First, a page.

Open Access Journal

ISSN: 2183-2463

Article | Open Access

Hate Speech and Polarization Around the “Trans Law” in Spain

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Abstract:  The approval of the law for the real and effective equality of trans people and for the guarantee of the rights of LGTBI people (the Trans Law) has been one of the most controversial legislative actions in recent years; however, there is very little knowledge about the public’s perception of the issue and how they express their opinions in the public sphere. Supporters of the law consider that the free determination of gender is essential to end discrimination against trans people, while critics express hate speech that can be a precursor to violent actions. This work aims to fill a gap, studying the relationship between the perceptions of a controversial and polarizing issue and their public expression through social media. The main objective is to analyze the public’s perception, with special attention to age, gender, and political ideology, and compare it with the hate speech posted on Twitter. The methodology presents a survey of citizens and the use of computational methods to analyze Twitter messages with a machine-learning algorithm that classifies them as hate or not hate. The results indicate that the majority (80.1%) support the approval of the law, while those close to left and center political ideologies favor the law more than those who define themselves as right-wing. There are no significant differences according to age. Of the messages analyzed, 9.7% were classified as hate.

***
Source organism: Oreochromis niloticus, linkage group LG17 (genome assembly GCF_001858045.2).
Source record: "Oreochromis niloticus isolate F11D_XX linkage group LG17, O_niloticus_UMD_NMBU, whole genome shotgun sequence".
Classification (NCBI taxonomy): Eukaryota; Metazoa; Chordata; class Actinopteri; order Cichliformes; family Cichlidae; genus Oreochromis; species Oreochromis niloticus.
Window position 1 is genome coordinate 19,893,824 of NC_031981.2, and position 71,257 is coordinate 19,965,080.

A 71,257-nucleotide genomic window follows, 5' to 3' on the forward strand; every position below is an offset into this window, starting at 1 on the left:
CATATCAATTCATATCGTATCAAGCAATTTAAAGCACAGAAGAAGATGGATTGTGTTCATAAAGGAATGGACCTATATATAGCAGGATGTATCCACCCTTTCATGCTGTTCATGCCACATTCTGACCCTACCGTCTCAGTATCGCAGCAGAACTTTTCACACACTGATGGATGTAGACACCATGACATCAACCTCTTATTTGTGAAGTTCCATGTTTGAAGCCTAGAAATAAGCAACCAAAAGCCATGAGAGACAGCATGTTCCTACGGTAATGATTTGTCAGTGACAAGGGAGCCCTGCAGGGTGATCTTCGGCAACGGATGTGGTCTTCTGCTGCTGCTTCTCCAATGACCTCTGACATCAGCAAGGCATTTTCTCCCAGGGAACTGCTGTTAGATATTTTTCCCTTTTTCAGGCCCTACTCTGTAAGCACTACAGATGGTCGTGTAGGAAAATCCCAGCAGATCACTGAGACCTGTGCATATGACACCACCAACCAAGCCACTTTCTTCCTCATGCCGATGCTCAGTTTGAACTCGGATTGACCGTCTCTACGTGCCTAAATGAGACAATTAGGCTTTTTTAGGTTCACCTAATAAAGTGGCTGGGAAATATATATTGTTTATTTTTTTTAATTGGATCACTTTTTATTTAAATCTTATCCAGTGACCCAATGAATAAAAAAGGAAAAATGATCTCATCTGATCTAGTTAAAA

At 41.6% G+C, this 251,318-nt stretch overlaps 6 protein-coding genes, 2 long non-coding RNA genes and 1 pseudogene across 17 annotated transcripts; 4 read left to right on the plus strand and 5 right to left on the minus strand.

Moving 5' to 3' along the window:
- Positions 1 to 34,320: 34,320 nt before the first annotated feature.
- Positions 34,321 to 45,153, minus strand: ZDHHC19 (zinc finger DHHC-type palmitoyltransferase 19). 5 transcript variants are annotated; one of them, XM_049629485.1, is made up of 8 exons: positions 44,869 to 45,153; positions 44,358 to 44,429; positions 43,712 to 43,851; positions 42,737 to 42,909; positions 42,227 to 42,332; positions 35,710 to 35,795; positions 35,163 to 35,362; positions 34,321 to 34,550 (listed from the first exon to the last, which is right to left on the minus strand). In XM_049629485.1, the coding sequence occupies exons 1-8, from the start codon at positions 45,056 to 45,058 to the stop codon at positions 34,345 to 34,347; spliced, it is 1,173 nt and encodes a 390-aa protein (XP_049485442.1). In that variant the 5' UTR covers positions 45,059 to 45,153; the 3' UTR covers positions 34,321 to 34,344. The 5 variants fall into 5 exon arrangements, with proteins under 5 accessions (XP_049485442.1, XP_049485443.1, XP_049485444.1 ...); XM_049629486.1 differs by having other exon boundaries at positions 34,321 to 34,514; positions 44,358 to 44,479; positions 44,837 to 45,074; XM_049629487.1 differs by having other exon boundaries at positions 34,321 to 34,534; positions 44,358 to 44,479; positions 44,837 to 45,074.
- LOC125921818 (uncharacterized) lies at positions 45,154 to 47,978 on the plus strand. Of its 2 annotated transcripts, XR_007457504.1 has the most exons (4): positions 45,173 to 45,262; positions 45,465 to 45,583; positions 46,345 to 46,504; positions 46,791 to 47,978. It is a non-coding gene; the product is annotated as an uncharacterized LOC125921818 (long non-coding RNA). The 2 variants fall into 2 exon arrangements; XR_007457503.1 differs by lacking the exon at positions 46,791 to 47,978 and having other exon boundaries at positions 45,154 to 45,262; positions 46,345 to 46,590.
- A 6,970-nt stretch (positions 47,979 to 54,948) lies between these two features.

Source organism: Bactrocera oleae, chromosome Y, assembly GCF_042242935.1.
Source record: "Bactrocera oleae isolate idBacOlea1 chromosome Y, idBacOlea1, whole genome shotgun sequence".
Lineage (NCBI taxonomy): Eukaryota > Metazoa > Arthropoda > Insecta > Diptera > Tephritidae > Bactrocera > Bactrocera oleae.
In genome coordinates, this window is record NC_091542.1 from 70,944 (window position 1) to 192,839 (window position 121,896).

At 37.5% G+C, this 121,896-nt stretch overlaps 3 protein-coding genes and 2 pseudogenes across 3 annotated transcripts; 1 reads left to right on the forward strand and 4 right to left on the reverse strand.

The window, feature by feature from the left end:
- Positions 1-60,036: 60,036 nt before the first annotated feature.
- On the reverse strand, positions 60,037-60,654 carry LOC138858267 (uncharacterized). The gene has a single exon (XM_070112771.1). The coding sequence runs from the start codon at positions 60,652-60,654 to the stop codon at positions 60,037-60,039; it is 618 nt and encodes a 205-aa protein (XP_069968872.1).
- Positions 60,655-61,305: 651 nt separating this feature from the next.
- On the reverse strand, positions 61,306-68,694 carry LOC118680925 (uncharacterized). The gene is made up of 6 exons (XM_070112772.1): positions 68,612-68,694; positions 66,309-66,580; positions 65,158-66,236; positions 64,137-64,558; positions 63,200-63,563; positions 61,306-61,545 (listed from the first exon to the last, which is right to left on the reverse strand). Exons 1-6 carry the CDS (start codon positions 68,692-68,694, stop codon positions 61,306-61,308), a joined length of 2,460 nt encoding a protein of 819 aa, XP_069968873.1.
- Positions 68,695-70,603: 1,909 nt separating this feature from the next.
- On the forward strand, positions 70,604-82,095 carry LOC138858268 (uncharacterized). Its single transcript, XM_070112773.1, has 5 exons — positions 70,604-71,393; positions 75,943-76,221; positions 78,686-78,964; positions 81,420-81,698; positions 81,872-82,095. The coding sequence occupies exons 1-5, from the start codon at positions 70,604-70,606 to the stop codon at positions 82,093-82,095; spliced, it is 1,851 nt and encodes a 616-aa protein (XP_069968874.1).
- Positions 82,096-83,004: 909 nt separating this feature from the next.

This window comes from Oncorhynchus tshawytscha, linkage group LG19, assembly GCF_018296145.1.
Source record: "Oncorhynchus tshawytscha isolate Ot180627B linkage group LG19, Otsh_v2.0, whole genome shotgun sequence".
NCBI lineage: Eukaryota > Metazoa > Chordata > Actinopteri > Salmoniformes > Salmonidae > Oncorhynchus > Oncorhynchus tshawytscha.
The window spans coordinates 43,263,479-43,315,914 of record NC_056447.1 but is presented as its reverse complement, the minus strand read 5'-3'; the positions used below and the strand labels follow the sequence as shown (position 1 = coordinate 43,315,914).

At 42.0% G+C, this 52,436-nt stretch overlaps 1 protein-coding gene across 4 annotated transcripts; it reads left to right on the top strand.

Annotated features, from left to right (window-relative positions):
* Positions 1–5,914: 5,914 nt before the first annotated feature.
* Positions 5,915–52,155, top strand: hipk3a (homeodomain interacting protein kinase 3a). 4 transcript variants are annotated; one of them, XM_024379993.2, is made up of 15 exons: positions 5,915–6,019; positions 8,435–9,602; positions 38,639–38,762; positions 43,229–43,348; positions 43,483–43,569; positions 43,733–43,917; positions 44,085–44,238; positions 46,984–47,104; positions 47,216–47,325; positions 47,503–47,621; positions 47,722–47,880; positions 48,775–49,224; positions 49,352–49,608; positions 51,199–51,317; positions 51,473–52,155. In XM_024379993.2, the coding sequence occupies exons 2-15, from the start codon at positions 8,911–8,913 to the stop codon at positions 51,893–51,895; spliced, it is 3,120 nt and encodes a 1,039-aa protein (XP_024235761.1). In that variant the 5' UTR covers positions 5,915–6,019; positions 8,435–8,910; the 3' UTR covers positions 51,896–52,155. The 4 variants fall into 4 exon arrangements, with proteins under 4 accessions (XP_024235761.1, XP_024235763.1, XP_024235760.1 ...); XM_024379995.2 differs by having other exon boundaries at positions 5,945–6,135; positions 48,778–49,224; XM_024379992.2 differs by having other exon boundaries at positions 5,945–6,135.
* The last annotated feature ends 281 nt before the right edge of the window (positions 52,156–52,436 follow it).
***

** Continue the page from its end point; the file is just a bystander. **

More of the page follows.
Keywords:  hate speech; LGTBI; polarization; public perception; Spain; Trans Law; transphobia; Twitter

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DOI: https://doi.org/10.17645/pag.v11i2.6374


© Patricia Sánchez-Holgado, Carlos Arcila-Calderón, Marcos Gomes-Barbosa. This is an open access article distributed under the terms of the Creative Commons Attribution 4.0 license (http://creativecommons.org/licenses/by/4.0), which permits any use, distribution, and reproduction of the work without further permission provided the original author(s) and source are credited.